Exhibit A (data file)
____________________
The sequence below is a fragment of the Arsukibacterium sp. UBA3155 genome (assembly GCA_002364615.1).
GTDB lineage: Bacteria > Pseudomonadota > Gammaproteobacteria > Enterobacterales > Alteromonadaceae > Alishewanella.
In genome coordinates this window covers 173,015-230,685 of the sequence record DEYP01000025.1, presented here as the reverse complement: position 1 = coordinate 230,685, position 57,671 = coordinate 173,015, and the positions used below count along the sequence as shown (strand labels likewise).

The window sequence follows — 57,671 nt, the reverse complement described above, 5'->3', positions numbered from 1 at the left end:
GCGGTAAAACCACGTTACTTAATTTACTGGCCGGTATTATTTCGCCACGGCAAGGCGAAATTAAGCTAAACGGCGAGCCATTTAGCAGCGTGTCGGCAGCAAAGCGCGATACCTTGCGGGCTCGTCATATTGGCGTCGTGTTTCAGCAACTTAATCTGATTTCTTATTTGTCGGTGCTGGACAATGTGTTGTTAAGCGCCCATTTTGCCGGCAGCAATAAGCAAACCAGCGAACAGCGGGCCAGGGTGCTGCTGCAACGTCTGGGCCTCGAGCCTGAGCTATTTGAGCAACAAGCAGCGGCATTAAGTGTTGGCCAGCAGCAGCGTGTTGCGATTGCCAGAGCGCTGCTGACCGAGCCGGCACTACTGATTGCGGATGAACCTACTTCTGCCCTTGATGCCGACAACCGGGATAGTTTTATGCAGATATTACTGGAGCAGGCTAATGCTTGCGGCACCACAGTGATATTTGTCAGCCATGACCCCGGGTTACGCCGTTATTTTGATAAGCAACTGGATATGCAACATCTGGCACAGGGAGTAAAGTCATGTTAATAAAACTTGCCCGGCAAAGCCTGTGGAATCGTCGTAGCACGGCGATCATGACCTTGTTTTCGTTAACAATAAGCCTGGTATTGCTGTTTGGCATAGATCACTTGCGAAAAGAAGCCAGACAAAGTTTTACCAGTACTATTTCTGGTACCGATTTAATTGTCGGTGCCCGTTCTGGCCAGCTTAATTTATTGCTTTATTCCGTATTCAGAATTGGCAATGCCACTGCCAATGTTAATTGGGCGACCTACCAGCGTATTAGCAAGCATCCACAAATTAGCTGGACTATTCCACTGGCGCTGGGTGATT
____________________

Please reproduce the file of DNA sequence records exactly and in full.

The sequence below is a fragment of the Arsukibacterium sp. UBA3155 genome (assembly GCA_002364615.1).
GTDB lineage: Bacteria > Pseudomonadota > Gammaproteobacteria > Enterobacterales > Alteromonadaceae > Alishewanella.
In genome coordinates this window covers 173,015-230,685 of the sequence record DEYP01000025.1, presented here as the reverse complement: position 1 = coordinate 230,685, position 57,671 = coordinate 173,015, and the positions used below count along the sequence as shown (strand labels likewise).

The window sequence follows — 57,671 nt, the reverse complement described above, 5'->3', positions numbered from 1 at the left end:
GCGGTAAAACCACGTTACTTAATTTACTGGCCGGTATTATTTCGCCACGGCAAGGCGAAATTAAGCTAAACGGCGAGCCATTTAGCAGCGTGTCGGCAGCAAAGCGCGATACCTTGCGGGCTCGTCATATTGGCGTCGTGTTTCAGCAACTTAATCTGATTTCTTATTTGTCGGTGCTGGACAATGTGTTGTTAAGCGCCCATTTTGCCGGCAGCAATAAGCAAACCAGCGAACAGCGGGCCAGGGTGCTGCTGCAACGTCTGGGCCTCGAGCCTGAGCTATTTGAGCAACAAGCAGCGGCATTAAGTGTTGGCCAGCAGCAGCGTGTTGCGATTGCCAGAGCGCTGCTGACCGAGCCGGCACTACTGATTGCGGATGAACCTACTTCTGCCCTTGATGCCGACAACCGGGATAGTTTTATGCAGATATTACTGGAGCAGGCTAATGCTTGCGGCACCACAGTGATATTTGTCAGCCATGACCCCGGGTTACGCCGTTATTTTGATAAGCAACTGGATATGCAACATCTGGCACAGGGAGTAAAGTCATGTTAATAAAACTTGCCCGGCAAAGCCTGTGGAATCGTCGTAGCACGGCGATCATGACCTTGTTTTCGTTAACAATAAGCCTGGTATTGCTGTTTGGCATAGATCACTTGCGAAAAGAAGCCAGACAAAGTTTTACCAGTACTATTTCTGGTACCGATTTAATTGTCGGTGCCCGTTCTGGCCAGCTTAATTTATTGCTTTATTCCGTATTCAGAATTGGCAATGCCACTGCCAATGTTAATTGGGCGACCTACCAGCGTATTAGCAAGCATCCACAAATTAGCTGGACTATTCCACTGGCGCTGGGTGATT